I'm no fan of Nixon but I think you are being a bit unfair. You say detente was overdue but no one else was really advocating it until Nixon came into office. And, Nixon had written articles while out of office suggesting the need to deal with Red China. It may be more fair to say that Nixon was being more cynical playing the anticommunist card early in his career than he was during detente. Nixon really didn't need detente to attract moderate voters; ending Viet Nam would have done that. I think Nixon, whatever his obvious character flaws, wanted to accomplish something that would make him a historic president. He didn't have to go to China; no one else was clamoring for that, certainly no on the Republican right. Yes, much of what Nixon did in foreign policy was based on electoral calculations-what president does not consider them. This is not to defend Nixon as a president or person-he was a slimy, mendacious person. But, frankly, this is probably one reason why he was successful in foreign policy. The leaders in the USSR and China were able to understand a Nixon that practiced real politique more than they could Carter and others that used human rights rhetoric. Again, I'm not defending Nixon's handling of Viet Nam, which was certainly unnecessary and immoral but I think he does deserve credit for detente. And I agree with your comments about Eisenhower, who essentially left JFK with the messes in Cuba and Viet Nam.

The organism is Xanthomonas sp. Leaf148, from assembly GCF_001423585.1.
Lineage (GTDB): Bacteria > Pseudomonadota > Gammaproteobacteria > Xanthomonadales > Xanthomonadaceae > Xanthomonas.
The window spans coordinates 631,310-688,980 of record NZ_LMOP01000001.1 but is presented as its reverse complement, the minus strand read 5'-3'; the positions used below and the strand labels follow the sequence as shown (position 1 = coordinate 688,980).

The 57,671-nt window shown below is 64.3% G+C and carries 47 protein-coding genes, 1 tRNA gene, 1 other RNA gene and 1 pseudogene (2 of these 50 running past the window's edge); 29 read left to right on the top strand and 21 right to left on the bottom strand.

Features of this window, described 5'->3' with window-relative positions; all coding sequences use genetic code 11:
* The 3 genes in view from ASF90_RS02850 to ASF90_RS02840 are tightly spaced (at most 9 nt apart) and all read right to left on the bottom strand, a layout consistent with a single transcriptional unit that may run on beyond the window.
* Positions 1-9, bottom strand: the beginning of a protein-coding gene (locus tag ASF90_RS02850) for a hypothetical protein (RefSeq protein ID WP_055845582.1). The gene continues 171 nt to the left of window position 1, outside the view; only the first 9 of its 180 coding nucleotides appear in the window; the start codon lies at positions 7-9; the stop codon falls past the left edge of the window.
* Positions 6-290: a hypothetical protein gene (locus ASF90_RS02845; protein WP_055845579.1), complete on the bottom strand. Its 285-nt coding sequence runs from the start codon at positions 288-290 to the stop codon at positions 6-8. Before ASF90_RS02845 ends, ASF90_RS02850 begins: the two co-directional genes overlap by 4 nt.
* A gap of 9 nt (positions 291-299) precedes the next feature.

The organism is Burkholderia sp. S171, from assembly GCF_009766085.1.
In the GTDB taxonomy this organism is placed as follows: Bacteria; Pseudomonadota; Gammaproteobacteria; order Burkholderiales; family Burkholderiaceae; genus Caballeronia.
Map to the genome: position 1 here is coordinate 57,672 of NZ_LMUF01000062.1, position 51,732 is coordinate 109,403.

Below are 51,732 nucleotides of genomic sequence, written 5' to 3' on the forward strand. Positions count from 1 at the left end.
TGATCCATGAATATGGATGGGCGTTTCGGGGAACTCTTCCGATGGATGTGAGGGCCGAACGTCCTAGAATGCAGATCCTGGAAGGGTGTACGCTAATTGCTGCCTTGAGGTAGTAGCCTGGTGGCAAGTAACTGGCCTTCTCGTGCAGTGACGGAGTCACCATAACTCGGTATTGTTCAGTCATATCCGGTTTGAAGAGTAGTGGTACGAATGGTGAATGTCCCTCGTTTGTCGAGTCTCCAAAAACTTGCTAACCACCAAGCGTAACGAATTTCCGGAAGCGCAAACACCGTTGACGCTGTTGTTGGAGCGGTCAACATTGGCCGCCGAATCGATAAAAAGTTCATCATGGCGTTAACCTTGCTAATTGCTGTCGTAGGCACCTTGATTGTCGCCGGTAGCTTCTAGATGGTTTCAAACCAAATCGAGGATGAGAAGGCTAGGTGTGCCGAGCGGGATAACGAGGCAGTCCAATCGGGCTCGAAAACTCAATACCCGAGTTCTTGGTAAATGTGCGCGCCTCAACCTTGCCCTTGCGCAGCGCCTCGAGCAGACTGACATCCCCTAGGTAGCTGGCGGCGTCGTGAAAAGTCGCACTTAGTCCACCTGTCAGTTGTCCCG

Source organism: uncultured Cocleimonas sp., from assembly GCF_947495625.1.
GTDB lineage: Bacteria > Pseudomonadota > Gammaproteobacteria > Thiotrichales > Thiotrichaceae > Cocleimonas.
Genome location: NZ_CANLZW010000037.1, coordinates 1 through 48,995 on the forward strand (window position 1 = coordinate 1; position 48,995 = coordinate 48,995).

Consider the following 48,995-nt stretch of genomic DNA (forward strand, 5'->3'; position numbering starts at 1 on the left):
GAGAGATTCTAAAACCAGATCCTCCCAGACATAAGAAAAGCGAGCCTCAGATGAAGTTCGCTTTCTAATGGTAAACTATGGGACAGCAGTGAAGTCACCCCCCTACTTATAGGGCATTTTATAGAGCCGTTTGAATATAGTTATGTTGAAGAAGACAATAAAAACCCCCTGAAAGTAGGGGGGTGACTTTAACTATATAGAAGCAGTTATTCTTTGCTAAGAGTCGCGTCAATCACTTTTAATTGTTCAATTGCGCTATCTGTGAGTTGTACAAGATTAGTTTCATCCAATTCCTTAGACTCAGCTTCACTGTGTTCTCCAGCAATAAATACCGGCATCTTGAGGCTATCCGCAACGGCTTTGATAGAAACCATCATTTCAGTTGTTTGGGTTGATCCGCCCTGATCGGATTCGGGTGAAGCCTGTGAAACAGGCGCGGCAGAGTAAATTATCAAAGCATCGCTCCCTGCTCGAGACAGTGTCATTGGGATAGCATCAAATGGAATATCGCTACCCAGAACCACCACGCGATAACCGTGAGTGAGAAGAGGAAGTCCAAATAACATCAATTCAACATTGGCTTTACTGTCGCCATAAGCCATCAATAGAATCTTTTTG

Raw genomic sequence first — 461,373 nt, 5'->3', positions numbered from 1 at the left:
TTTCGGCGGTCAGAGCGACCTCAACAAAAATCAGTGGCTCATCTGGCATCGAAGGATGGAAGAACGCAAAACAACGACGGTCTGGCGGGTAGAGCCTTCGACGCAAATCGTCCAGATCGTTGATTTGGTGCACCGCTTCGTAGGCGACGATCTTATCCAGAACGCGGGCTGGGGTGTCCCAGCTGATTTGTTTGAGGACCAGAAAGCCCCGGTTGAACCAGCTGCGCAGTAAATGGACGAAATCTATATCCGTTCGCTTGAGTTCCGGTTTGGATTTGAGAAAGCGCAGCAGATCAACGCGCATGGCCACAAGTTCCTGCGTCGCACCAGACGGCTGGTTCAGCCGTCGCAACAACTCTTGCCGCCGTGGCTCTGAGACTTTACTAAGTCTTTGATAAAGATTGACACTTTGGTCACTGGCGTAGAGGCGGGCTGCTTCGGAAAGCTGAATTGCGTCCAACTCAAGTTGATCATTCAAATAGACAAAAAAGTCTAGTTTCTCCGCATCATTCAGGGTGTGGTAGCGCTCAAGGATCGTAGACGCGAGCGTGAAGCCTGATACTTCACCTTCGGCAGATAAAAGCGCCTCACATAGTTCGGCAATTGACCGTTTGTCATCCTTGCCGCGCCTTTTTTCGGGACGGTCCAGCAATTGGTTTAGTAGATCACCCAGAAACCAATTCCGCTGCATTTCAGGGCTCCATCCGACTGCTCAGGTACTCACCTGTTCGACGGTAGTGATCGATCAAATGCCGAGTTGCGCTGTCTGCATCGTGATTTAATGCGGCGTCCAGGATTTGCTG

In reply to an earlier post on Nov 5, 2012 9:01:29 AM PST
Last edited by the author on Nov 5, 2012 12:04:21 PM PST
Alan F. Sewell says:
Marc, a perceptive description of Nixon. In the 1980's I used to hear foreigners say, "Nixon was your best President." Nixon was respected by prickly foreign leaders like Charles Degaulle who wasn't overly fond of Americans in general.